Scientists Receive $3.5 Million for Brain Research from DSF Charitable Foundation

Issue Date: 
March 3, 2014

The University of Pittsburgh Brain Institute has received $3.5 million from the DSF Charitable Foundation and will use the funds to discover drug treatments for neurodegenerative diseases and to explore an imaging technology for traumatic brain injury, particularly in wounded veterans of the U.S. armed forces.

The Pittsburgh-based DSF Charitable Foundation also made a separate gift of $100,000 to the Mark A. Nordenberg Scholarship Fund.

“We wanted to contribute to the fund in recognition of Chancellor Nordenberg’s exceptional stewardship of the University,” said David Scaife, foundation chair. “As evidenced by Pitt’s remarkable progress as an academic institution over the course of his tenure, Mark’s leadership has been nothing less than transformative. Witnessing that has been exhilarating.”

PittPeter L. Strick announced in January the creation of its Brain Institute, which is intended to provide a special environment to promote innovation and discovery. Its founding scientific director is Peter L. Strick, Distinguished Professor and chair, Department of Neurobiology, and a leading expert on the neural basis of movement and cognition. The institute will have five centers, including a NeuroDiscovery Center, which is to function like a Bell Labs for neuroscience to support high-risk/high-reward neuroscience research.

Of the total DSF Charitable Foundation gift, $1.75 million will go to the Brain Institute’s NeuroDiscovery Center, including $1 million to hunt for new drugs to treat neurodegenerative diseases, such as ALS and Huntington’s and Parkinson’s diseases, and $750,000 will be used to conduct basic and translational research. Specifically, researchers will be trying to find drugs that affect the function of mitochondria, the so-called powerhouses of cells.

“Research conducted here and elsewhere has shown us that mitochondria are key regulators of programmed cell death, which is a critical factor in neurodegenerative diseases such as ALS,” said Robert Friedlander, professor and chair, Department of Neurological Surgery. “If we can protect mitochondria, we might be able to delay symptom progression and extend life just as we have done in animal models of ALS and Huntington’s and Parkinson’s disease.”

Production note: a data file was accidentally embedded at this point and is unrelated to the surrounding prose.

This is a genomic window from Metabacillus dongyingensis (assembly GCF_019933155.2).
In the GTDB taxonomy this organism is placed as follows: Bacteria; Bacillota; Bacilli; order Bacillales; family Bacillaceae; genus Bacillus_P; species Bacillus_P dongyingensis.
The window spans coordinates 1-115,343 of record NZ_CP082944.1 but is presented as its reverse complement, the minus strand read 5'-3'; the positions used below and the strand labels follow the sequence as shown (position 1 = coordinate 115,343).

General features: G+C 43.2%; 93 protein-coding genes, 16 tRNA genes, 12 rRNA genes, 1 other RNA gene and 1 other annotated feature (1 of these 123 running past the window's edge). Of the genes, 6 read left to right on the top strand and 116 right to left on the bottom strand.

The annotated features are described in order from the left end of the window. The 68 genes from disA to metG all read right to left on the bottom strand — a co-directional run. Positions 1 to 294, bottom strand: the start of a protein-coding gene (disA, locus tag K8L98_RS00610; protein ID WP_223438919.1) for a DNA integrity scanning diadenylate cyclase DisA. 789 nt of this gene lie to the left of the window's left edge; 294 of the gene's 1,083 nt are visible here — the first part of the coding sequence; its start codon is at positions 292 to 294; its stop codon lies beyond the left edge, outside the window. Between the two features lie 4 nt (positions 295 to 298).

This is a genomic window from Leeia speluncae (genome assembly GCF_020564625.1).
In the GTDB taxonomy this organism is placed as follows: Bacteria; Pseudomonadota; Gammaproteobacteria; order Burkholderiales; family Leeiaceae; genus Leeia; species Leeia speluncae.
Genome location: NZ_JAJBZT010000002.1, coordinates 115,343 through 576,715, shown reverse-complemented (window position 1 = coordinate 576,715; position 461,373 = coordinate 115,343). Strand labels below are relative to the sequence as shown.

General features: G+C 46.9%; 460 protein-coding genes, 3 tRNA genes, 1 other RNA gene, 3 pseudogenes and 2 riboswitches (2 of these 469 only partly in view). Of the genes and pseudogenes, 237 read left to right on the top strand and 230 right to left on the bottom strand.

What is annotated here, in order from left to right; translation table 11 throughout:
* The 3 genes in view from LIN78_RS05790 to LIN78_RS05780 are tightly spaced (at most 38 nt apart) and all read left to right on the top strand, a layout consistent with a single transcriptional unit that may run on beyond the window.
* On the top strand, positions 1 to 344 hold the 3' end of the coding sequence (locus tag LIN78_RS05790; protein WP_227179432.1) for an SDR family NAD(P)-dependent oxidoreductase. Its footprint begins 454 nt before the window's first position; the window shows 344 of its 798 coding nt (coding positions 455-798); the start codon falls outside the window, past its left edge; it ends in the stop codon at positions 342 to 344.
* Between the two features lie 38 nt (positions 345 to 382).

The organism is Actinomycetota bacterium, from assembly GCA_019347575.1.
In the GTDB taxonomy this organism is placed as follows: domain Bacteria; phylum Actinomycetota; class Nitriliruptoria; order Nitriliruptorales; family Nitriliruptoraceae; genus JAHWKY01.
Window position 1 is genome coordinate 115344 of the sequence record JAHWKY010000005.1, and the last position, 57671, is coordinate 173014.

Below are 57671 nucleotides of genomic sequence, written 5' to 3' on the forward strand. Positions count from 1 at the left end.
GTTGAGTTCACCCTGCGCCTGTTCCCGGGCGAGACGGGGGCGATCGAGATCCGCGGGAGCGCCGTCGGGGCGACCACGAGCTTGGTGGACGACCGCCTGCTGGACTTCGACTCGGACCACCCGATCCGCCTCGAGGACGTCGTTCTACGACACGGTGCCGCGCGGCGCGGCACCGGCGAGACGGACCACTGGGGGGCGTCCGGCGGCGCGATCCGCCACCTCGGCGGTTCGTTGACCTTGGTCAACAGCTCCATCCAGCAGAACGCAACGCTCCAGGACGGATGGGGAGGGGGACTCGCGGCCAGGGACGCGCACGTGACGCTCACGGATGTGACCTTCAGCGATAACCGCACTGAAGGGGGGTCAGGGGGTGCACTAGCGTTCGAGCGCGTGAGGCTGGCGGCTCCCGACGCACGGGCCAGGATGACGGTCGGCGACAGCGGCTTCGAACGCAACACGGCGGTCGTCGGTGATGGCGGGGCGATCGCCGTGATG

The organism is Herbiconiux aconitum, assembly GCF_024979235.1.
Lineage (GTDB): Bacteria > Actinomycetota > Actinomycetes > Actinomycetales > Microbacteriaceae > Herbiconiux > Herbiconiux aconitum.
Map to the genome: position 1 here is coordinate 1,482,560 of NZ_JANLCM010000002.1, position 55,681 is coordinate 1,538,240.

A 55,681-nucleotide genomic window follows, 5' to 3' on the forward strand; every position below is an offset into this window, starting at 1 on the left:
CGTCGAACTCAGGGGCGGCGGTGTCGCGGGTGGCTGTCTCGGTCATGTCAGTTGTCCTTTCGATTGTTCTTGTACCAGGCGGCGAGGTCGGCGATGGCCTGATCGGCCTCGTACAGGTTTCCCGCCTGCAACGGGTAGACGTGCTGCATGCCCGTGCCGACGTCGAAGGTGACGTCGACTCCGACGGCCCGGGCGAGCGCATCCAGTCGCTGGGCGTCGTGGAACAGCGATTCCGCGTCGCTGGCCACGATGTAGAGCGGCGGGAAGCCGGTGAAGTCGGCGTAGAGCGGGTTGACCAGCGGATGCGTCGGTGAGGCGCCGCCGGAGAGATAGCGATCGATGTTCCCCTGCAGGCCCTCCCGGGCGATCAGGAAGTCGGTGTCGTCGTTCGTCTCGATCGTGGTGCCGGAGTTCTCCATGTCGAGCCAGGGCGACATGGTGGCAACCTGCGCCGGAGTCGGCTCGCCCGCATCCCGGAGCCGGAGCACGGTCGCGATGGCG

Friedlander and J. Timothy Greenamyre, professor in the Department of Neurology and director of the Pittsburgh Institute for Neurodegenerative Diseases, will serve as principal investigators on the project.

Strick noted the importance of basic and translational research in such endeavors.

“Often, it is an investigator with the boldest idea who holds the key to the next great discovery,” Strick said. “DSF Charitable Foundation’s generosity will make it possible for [Brain Institute] researchers to freely explore challenging scientific questions that can lead to important discoveries and lay the foundation for the therapeutic advances of the future.”

The Brain Institute is using Bell Laboratories as a model, Strick said, because it provided a unique research environment in which a diverse group of scientists were brought together and given the resources to “think outside the box.”

Bell Laboratories led the development of radio astronomy, the transistor, the laser, information theory, several new computer languages, and work completed there has led to seven Nobel Prizes.

“Many of the world’s renowned neuroscientists are here at Pitt, and the Brain Institute will foster their ability to collaborate with experts across disciplines, including computer science, mathematics and bioengineering as well as medicine and neurobiology,” Strick said. “This wealth of knowledge and experience presents a rare opportunity to conduct powerful, influential science.”

The remaining $1.8 million over three years from DSF Charitable Foundation will support the study of an innovative brain imaging technology called high-definition fiber tracking for veterans of the U.S. military who have sustained traumatic brain injuries.

The project will be led by Walter Schneider, a professor of psychology, neurological surgery, and radiology, and a senior scientist in Pitt’s Learning Research and Development Center, and David Okonkwo, a professor of neurological surgery and director of the Brain Trauma Program. Researchers hope the advanced imaging technique can reveal damage to the fiber tracts, or “cables,” of the brain, just as X-rays indicate broken bones.

“Conventional imaging techniques are not able to show these injuries, so it’s harder to diagnose, treat, or monitor them,” Okonkwo said. The high-definition fiber tracking “has the potential to identify [traumatic brain injury] quickly and accurately, which could in turn influence therapy and recovery.”